Sunday, 5 August 2007



A parliamentary bill will propose taxing the use of plastic bags in London in November(1). Kent Green Party is contacting all Kent MPs, the County Council and district councils to support a similar bill for Kent.

Steve Dawe comments: “Kent Green Party welcomes the news that a 10p tax on plastic bags could be introduced in London. But Kent must follow. Kent Green Party is contacting Kent’s MPs, the County Council and district councils to support such a tax in Kent. We also call upon these groups to representatives to start working with retailers now to ensure that alternative bags made from recycled and degradable materials such as cloth or paper will be widely available by the time the tax is introduced.

“When you consider that a non-biodegradable bag can take up to a 1000 years to decay into a toxic sludge(2) and can end up as rubbish floating in the sea, not addressing the issue of plastic bags shows incredible environmental complacency. Everybody has a responsibility for reducing the number of plastic bags we use everyday. The Government must approve a 10p tax on plastic bags in Kent as in London and countrywide as soon as possible. Retailers must provide alternatives to plastic, and shoppers should either reuse their own plastic bags or use long-life cloth bags.(3)”

1) announcement by London Councils That a new London Local Authorities Bill, due to go to parliament in November, will include a proposal to levy a 10P tax on every plastic bag provided in London.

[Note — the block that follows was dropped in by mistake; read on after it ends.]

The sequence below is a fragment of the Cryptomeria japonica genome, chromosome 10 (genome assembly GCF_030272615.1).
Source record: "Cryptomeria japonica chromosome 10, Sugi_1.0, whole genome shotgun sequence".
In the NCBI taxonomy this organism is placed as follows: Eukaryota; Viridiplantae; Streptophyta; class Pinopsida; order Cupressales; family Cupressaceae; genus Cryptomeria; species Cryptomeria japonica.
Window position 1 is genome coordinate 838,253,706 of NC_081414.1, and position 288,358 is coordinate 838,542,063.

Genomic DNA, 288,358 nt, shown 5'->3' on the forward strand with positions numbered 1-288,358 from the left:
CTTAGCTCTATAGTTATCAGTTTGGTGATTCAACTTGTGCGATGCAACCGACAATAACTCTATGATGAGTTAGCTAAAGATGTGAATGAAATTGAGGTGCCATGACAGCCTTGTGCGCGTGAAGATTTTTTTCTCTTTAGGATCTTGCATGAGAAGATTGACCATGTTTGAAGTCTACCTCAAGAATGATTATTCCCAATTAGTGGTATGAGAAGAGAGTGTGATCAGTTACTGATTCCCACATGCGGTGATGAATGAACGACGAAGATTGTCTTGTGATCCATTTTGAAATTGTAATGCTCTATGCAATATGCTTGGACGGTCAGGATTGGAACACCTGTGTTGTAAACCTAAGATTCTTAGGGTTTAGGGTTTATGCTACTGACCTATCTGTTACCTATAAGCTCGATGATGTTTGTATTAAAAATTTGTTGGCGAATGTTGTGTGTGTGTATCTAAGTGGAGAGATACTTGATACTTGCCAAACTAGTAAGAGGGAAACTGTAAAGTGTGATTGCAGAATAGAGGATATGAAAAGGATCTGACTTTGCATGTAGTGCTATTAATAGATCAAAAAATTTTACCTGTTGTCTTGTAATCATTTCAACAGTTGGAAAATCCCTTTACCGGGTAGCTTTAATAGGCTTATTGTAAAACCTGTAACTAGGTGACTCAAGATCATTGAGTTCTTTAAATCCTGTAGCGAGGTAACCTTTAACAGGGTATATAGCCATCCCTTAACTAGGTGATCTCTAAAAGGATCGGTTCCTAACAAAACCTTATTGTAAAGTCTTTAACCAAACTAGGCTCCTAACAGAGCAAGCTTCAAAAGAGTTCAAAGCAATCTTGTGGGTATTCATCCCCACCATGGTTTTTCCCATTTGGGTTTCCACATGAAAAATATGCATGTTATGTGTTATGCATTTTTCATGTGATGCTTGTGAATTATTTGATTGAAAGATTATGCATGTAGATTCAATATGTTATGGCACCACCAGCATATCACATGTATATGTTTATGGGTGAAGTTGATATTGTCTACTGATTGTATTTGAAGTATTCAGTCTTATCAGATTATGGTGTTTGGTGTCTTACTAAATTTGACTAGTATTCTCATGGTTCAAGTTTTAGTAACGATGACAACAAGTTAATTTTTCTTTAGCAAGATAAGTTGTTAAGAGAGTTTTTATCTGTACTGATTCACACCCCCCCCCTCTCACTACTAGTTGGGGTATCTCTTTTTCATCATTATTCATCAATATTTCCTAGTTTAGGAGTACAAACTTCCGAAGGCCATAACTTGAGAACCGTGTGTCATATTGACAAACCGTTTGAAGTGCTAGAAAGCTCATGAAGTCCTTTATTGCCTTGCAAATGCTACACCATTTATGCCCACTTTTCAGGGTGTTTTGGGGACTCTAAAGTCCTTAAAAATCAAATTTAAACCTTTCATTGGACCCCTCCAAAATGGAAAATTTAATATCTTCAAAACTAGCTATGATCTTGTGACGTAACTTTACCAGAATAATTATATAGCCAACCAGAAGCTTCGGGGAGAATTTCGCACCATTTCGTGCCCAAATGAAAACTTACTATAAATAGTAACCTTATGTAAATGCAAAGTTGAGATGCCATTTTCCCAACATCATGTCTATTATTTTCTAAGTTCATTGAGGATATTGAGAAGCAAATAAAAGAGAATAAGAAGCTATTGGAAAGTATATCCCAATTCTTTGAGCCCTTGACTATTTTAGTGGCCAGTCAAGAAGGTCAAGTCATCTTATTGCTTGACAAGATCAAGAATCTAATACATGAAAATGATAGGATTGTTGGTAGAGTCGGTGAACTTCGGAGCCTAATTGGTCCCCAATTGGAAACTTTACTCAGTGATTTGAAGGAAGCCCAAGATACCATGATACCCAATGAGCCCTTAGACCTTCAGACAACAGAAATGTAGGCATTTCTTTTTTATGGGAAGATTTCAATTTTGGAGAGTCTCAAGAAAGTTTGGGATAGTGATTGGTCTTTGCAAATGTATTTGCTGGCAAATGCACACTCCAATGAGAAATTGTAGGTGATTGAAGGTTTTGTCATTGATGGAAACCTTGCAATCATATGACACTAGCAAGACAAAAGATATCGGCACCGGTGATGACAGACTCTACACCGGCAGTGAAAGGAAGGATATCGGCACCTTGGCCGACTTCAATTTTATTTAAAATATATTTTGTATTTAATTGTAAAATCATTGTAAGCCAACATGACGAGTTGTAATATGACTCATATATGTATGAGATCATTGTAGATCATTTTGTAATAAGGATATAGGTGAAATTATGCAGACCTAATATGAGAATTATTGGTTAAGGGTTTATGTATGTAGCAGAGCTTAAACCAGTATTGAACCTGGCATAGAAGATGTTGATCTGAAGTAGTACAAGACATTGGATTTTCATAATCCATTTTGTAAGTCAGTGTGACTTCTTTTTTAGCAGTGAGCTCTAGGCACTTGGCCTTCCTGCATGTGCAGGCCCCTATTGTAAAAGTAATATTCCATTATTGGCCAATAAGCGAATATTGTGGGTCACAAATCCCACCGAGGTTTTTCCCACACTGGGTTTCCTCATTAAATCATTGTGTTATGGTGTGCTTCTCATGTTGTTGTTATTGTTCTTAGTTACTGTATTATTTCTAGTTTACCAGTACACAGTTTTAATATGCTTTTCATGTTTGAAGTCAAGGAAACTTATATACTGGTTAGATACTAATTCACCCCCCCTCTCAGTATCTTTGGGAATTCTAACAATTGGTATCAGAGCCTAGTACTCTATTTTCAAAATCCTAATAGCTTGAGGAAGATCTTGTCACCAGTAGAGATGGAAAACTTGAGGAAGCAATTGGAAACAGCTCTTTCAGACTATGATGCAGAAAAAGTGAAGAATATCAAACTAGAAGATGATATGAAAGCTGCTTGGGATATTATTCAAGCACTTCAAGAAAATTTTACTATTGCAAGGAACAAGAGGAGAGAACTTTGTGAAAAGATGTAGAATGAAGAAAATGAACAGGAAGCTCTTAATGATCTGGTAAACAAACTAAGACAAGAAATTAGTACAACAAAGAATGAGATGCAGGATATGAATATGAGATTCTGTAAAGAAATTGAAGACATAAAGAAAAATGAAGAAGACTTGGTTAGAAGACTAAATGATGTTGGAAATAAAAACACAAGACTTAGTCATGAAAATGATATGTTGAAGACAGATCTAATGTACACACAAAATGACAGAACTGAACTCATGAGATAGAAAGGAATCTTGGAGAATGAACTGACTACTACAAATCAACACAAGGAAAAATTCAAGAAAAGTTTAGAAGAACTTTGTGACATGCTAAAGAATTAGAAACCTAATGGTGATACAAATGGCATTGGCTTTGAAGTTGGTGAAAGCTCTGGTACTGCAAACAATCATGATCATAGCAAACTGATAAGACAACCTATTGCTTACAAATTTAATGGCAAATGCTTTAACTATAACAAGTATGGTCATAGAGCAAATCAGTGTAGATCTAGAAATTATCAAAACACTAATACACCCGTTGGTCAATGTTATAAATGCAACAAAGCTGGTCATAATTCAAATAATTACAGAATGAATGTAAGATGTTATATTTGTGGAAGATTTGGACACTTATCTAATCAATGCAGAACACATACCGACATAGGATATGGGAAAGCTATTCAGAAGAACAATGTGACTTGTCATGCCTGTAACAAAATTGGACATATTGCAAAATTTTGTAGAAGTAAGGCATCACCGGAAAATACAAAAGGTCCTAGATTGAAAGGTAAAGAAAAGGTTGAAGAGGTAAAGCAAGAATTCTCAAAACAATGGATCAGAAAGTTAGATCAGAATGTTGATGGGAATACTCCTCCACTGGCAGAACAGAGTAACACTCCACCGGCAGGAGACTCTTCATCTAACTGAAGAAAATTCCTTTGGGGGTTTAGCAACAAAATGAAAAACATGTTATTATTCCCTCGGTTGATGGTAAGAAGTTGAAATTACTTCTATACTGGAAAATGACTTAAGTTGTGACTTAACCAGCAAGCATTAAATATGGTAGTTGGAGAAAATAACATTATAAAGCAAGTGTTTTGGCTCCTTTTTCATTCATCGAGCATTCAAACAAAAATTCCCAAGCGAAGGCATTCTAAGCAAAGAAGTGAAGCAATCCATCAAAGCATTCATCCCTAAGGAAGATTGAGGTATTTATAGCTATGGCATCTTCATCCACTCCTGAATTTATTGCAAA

2) Non-Biodegradable waste - A carrier bag can take up to 500-1000 years to decay in landfill. They leave behind toxins that enter the soil, and potentially aquifers Supermarkets. The supermarkets are only now beginning to look at how to reduce the number of plastic bags they give away, estimated at 17.5 billion each year in the UK, equivalent to over 290 for every person in the UK, most of which end up in landfill. (

3) Evidence from existing schemes: Ireland (plastax) have opted for principle of ‘sale only’ i.e. all plastic bags must be purchased by the consumer, as a deterrent measure. In 2002 Irish government puts a 30 cents tax (about 20p) on each plastic bag, this resulted in: · 95% reduction in consumption: in the first 3 months, 23 million bags were handed out compared to a previous expected 300 million; the tax raised around 10 million euros a year for environmental projects (,,2060566,00.html#article_continue) Modbury: a town in Devon: All 43 traders and shopkeepers in Modbury will stop providing plastic bags to customers, giving out 100% biodegradable cornstarch bags, recyclable paper bags or reusable cotton and jute bags instead. The traders of Modbury (pop 1,553) hope that their move will serve as a blueprint for the rest of the country. Customers will be allowed to bring their own plastic bags to reuse, but if they want a new bag they will have to buy one. Rebecca Hosking’s film was the inspiration for Modbury becoming the first town in England to phase out plastic bags and shows the effect of plastic on wildlife, including how an albatross had picked up plastic drifting in the sea mistaking it for squid and then feeding it to its chicks.

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